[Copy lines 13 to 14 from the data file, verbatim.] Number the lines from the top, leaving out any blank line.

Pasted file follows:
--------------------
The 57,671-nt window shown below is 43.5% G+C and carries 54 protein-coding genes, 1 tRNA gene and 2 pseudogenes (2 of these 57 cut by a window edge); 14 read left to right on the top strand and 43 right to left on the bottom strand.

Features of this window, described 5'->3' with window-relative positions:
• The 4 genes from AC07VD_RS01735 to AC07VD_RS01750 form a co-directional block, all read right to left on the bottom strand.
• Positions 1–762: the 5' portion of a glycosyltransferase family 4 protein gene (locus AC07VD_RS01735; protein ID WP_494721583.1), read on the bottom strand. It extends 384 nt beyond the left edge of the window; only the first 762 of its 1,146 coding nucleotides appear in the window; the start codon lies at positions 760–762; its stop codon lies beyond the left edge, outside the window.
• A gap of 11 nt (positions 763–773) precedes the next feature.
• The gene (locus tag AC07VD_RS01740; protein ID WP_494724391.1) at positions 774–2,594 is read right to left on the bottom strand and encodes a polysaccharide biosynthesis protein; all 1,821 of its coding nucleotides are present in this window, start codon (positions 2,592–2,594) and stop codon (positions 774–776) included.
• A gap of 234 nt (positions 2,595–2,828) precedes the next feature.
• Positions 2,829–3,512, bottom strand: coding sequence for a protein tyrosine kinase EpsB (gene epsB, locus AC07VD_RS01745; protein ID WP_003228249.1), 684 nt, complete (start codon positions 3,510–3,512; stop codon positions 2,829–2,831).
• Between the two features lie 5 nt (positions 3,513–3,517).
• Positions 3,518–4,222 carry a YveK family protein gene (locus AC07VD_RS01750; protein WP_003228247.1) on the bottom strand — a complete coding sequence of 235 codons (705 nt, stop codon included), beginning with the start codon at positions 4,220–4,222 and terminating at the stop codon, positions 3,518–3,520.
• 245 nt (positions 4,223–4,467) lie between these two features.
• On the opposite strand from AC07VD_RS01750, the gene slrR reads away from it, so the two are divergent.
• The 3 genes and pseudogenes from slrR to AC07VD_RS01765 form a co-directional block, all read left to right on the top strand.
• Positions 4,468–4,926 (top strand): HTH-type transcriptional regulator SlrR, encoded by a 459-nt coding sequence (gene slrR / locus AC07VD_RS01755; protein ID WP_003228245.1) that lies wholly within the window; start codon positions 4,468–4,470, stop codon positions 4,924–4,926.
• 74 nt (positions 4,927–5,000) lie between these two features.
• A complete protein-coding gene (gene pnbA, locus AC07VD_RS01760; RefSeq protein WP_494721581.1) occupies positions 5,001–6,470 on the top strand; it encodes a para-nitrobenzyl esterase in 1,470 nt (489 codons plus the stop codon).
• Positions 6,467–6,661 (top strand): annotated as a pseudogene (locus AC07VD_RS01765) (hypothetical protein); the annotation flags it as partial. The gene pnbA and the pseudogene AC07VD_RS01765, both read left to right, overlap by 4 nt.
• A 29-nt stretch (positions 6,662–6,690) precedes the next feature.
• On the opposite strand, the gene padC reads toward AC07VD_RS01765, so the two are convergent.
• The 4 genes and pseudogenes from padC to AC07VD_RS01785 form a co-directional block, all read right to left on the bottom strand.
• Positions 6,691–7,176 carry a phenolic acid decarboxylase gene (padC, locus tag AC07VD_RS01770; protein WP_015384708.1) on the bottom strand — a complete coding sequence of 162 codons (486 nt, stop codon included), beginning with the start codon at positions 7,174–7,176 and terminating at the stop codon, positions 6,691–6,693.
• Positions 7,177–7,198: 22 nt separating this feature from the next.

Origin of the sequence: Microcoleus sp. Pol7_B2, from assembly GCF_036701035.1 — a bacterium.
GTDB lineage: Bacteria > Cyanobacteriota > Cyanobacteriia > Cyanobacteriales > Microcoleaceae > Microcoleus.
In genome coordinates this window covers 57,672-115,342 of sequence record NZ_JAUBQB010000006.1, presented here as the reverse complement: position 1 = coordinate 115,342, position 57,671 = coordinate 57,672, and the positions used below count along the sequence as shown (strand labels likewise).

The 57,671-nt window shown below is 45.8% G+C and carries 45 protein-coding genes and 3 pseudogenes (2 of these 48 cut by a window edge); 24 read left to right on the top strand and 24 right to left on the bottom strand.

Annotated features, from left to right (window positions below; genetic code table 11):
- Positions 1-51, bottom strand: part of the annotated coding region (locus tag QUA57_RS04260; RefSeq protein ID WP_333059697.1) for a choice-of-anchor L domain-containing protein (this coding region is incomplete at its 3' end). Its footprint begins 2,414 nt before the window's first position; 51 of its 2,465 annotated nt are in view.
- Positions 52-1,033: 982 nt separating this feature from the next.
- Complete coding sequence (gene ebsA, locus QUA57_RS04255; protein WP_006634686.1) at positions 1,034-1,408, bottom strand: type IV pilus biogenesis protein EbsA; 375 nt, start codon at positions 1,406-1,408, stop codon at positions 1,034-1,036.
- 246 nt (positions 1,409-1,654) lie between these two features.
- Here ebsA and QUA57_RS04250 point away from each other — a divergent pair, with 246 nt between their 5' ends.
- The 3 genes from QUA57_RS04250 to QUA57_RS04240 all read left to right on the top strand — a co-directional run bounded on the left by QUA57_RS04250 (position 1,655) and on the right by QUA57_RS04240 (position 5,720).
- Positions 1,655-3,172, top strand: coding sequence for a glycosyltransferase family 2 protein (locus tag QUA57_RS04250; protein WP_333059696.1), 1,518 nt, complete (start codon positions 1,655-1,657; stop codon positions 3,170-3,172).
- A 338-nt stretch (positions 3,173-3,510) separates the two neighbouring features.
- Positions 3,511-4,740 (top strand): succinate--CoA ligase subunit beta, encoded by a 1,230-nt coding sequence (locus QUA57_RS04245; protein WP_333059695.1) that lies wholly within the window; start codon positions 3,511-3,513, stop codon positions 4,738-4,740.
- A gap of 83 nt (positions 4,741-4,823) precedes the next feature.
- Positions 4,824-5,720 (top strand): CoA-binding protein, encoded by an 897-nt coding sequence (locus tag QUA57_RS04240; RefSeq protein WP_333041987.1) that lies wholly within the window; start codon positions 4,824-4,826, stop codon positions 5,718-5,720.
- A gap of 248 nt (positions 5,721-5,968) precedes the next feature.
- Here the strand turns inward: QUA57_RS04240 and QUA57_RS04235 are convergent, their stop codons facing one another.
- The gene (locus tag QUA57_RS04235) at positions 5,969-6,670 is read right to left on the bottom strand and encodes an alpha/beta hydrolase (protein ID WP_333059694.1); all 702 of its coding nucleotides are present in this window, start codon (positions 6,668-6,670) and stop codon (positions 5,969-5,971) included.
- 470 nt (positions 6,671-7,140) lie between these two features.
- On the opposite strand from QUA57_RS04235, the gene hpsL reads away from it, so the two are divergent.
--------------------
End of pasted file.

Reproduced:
• The 3 genes and pseudogenes from slrR to AC07VD_RS01765 form a co-directional block, all read left to right on the top strand.
• Positions 4,468–4,926 (top strand): HTH-type transcriptional regulator SlrR, encoded by a 459-nt coding sequence (gene slrR / locus AC07VD_RS01755; protein ID WP_003228245.1) that lies wholly within the window; start codon positions 4,468–4,470, stop codon positions 4,924–4,926.